PWM: How have you successfully incorporated diversity, equity and inclusion into the company culture at IIDA?
CD: IIDA is committed to being a force for change, and we make that commitment clear both in how we talk about ourselves and the actions we take. We want to foster greater inclusion—and inclusion means getting to a place where no one ever has to feel alone, where everyone can be supported, and their talents are celebrated in the design industry.
When we talk about creating culture, it’s important to remember that culture is something we build together—and IIDA is, first and foremost, a community with deep connections. Culture is what we do! As a key part of IIDA’s culture building, we consistently make sure that conversations around diversity are a part of our programming, sharing insights, challenges and strategies to increase inclusion of all kinds with our global audience. We also take action: IIDA has a slate of scholarships and programs that support young people from historically underrepresented groups in pursuit of design careers; our Equity Council addresses systemic issues relating to race and equality; and our Talent Collective aims to provide connections between design industry employers and designers of color.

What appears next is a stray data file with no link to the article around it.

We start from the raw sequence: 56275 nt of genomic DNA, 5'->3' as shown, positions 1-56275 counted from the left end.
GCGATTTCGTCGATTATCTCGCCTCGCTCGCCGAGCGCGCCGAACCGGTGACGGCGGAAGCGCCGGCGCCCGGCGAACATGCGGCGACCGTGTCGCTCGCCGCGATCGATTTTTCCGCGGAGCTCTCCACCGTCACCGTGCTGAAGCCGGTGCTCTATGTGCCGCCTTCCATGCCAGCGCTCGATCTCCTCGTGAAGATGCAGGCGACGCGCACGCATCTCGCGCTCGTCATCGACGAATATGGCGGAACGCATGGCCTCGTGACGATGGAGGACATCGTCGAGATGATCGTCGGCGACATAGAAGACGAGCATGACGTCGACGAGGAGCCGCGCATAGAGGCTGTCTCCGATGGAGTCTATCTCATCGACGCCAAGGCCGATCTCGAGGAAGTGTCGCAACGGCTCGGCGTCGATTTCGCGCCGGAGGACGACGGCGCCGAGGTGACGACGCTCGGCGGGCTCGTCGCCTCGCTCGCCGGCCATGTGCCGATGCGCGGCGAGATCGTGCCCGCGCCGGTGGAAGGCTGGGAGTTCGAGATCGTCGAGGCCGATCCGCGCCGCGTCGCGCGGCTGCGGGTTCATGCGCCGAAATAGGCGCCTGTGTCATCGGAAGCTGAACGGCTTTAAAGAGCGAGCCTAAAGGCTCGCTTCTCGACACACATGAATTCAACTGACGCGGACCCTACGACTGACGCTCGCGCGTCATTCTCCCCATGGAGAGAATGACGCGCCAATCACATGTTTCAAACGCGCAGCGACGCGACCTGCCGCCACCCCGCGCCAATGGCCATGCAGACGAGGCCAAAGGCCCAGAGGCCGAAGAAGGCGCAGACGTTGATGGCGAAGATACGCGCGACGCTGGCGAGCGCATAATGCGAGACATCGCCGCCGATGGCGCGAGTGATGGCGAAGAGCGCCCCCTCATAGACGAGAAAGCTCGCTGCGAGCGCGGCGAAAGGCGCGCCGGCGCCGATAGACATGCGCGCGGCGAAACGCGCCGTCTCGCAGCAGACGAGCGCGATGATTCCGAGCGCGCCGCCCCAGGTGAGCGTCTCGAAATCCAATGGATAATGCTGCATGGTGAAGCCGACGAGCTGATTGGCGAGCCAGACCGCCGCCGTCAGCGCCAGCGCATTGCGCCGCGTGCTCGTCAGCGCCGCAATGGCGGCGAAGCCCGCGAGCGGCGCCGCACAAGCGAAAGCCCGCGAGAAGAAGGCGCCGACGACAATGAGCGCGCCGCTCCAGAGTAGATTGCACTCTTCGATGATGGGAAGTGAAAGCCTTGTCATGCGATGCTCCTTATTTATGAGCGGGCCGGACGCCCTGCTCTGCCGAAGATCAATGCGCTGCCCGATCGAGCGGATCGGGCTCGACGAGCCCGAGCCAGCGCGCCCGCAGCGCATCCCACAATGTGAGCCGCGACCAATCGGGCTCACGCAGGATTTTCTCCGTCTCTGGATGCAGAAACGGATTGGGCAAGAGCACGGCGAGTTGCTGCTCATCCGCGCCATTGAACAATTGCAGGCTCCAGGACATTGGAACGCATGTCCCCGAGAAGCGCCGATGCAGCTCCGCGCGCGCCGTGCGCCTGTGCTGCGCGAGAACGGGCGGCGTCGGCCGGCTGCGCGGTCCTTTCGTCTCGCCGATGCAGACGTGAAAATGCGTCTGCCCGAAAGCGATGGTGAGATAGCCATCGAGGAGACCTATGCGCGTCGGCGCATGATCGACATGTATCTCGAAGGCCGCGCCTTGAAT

I’m also proud of the diversity of our headquarters staff at IIDA. Women and people of a range of ages, ethnicities and backgrounds are well represented in our staff, creating the culture of inclusion we all work so hard to build in design writ large. We are delightfully non-homogenous, and we celebrate the differences we all bring to our collective table—it’s great to be a living example of how many perspectives make a stronger result, both in culture and the results we seek in our work.
PWM: What are some of the best ways a company can communicate its EDI values/mission to potential hires?
CD: Communicating the “why” of work and workplace is more important than ever. Prospective hires are looking for employers to articulate their values around work—what are we contributing to society, not just our own bottom line? Young people today are looking to invest their time, energy and creativity to further the goals of companies that are working toward a better world.
We as employers need to create a lot of transparency about why we do what we do, and how it furthers societal goals such as diversity and inclusion. We need to create an interview process that clearly welcomes people of all backgrounds and not be timid about discussing our efforts and actions around diversity right up front.